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Oxfam at ASU looks to raise awareness for worldwide social issues

ASU students are fighting world issues with petitions, challenges, and events such as Monday's Oxfam Jam

Students gather at the MU on ASU's Tempe campus to watch Pratyusha Gutti perform a dance at the Oxfam Jam on Monday, March 13, 2017. 

Students gather at the MU on ASU's Tempe campus to watch Pratyusha Gutti perform a dance at the Oxfam Jam on Monday, March 13, 2017. 

An ASU organization hosted a jam session to bring together social justice and the arts to raise awareness and spur action. 

Oxfam is a global movement of people that works to end the injustice of poverty. Its official mission statement is to "create lasting solutions to poverty, hunger and social injustice.” 

Oxfam at ASU is a smaller chapter of that organization and is fighting for the same thing by raising awareness on a local scale.

But Oxfam is more than just raising awareness. Club treasurer and political science sophomore Isabella Russian said, “this club takes action.”

The Oxfam Jam, the club's recent action, was held at the Memorial Union on Monday. The event was designed to raise awareness for refugees fleeing from the Middle East.

The club, while local, chooses to fight issues that affect people worldwide, Russian said.

“These are human rights that affect the whole world,” Russian said. “It should be the whole world's concern.”

The club has another event coming up soon referred to as the $2 a day challenge, which will take place April 3-7. 

Senior advisor and change leader Nyle Hamidi, a biochemistry senior, said there is more to the club than just having events and raising awareness. It also takes a more active approach by writing letters and petitions to send to both local congressmen and to others in Washington D.C., he said.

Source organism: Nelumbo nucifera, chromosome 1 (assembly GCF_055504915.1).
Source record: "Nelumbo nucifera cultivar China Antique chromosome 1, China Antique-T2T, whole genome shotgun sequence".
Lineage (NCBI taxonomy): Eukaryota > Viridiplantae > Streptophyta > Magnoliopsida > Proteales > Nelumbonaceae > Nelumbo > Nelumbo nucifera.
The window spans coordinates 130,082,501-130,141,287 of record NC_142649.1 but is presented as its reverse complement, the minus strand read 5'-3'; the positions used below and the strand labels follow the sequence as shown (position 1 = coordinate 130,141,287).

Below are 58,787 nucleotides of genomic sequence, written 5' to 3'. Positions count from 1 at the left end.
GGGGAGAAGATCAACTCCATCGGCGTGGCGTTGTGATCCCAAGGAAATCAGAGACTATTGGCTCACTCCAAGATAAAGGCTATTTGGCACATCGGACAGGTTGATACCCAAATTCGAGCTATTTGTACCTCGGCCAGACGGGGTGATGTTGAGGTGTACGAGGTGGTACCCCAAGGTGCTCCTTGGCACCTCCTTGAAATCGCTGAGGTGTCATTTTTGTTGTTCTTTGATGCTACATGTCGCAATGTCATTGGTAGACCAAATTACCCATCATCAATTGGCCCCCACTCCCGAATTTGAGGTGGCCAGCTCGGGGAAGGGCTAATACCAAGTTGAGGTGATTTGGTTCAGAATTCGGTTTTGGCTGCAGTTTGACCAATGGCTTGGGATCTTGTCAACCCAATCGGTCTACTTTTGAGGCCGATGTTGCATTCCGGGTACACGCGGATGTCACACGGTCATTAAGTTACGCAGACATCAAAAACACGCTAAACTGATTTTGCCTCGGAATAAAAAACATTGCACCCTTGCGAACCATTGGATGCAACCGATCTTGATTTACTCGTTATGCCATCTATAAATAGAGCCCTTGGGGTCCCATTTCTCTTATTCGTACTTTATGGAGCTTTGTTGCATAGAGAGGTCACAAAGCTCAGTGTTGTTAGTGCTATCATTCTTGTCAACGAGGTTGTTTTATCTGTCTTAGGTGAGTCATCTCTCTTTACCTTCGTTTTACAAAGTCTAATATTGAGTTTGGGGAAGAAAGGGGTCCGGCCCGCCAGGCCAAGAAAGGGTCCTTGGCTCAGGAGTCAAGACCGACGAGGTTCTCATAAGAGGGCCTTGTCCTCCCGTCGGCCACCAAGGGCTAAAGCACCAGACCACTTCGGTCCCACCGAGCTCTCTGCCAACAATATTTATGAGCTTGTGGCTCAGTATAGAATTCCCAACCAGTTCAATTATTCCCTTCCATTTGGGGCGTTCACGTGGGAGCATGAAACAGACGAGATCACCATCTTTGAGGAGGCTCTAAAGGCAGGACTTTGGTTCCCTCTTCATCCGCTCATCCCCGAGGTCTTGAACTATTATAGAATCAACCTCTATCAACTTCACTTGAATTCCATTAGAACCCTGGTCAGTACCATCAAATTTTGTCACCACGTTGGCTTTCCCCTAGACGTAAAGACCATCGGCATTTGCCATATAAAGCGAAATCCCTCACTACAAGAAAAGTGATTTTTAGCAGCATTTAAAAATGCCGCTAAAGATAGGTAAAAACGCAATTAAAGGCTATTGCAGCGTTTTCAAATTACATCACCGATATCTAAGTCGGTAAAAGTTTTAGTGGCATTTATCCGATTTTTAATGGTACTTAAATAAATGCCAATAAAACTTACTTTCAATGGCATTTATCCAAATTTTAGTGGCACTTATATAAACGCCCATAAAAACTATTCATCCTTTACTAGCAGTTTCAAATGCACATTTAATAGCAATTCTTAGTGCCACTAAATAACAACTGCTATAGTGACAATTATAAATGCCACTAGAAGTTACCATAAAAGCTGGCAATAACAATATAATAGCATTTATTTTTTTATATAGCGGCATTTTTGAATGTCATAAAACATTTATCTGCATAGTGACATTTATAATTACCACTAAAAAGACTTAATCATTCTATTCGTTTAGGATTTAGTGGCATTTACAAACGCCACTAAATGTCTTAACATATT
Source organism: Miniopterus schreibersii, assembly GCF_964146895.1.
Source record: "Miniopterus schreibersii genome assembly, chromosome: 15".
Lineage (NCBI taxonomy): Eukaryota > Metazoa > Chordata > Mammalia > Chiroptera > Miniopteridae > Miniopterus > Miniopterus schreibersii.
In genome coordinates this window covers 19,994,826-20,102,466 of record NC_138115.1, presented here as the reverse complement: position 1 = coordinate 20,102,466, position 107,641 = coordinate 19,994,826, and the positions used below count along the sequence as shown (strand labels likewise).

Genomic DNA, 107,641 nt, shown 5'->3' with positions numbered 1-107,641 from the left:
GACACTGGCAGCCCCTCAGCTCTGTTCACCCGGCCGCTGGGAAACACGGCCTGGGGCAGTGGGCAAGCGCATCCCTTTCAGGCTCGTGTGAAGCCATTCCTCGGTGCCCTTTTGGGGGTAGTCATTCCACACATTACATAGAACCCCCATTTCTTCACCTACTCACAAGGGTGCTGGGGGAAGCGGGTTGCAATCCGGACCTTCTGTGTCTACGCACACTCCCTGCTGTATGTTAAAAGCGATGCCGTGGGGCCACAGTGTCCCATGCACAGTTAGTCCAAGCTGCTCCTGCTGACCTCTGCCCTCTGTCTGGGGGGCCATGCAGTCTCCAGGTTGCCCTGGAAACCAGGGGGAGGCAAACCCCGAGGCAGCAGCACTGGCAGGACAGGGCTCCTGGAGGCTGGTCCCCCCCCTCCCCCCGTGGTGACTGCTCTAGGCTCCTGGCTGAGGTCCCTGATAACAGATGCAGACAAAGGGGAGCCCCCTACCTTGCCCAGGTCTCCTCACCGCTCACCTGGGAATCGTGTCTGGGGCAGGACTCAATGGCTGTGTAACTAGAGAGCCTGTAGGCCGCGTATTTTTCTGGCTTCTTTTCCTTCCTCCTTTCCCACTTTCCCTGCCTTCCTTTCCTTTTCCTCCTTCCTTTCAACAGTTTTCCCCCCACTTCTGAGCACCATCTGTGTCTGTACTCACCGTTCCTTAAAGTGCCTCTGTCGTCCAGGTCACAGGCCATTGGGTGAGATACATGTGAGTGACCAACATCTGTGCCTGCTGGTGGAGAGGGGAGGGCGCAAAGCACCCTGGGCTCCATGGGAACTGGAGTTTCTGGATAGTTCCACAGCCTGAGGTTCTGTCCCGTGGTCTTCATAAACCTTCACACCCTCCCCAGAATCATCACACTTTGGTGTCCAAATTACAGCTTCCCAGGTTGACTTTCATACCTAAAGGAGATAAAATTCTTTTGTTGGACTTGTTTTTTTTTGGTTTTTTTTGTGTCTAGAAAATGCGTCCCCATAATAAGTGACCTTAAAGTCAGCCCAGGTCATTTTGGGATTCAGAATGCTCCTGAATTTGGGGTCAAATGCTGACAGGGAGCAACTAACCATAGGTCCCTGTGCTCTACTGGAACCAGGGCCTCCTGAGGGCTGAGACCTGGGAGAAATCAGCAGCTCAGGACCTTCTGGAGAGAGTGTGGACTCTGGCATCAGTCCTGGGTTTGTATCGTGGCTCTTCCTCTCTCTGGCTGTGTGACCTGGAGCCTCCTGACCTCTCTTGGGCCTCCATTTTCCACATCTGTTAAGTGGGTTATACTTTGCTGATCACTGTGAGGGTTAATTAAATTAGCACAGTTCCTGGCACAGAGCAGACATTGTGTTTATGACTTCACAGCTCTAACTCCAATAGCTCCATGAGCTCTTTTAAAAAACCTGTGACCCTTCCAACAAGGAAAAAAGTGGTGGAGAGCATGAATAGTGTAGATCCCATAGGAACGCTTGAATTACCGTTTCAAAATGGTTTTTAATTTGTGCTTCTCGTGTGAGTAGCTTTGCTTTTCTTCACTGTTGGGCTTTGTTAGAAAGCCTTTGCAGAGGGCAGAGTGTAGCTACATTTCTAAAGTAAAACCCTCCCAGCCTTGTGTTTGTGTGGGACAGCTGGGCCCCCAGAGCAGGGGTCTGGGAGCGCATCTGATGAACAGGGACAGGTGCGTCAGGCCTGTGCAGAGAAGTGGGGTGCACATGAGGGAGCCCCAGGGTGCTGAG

The club is trying to making a lasting change and fight for a “just world without poverty,” Hamidi said.

“It is more important than raising money for groups you haven't heard of or people you’ll never see,” Hamidi said. “It is about making real change."

Vice President Nambi Srivatsav, a computer science master's student, believes the club is doing good work with its events and letters. However, as a species and as a world, people “need to work much harder,” he said.

There are events happening around the world that many people don't know about, even though they are often times directly affected by it, he said. Millions around the world live in poverty conditions and resources are not being utilized equally. 

Hamidi said that the club collects petitions on a wide range of issues, with everything from poverty and homelessness, to world hunger and access to basic necessities. One commonality, Hamidi said, is the club’s goal to find a final solution.

“The goal is to fix the problem, not perpetuate it,” Hamidi said. We don’t want a stack of interesting things that could happen. We want a stack of things that did happen.”

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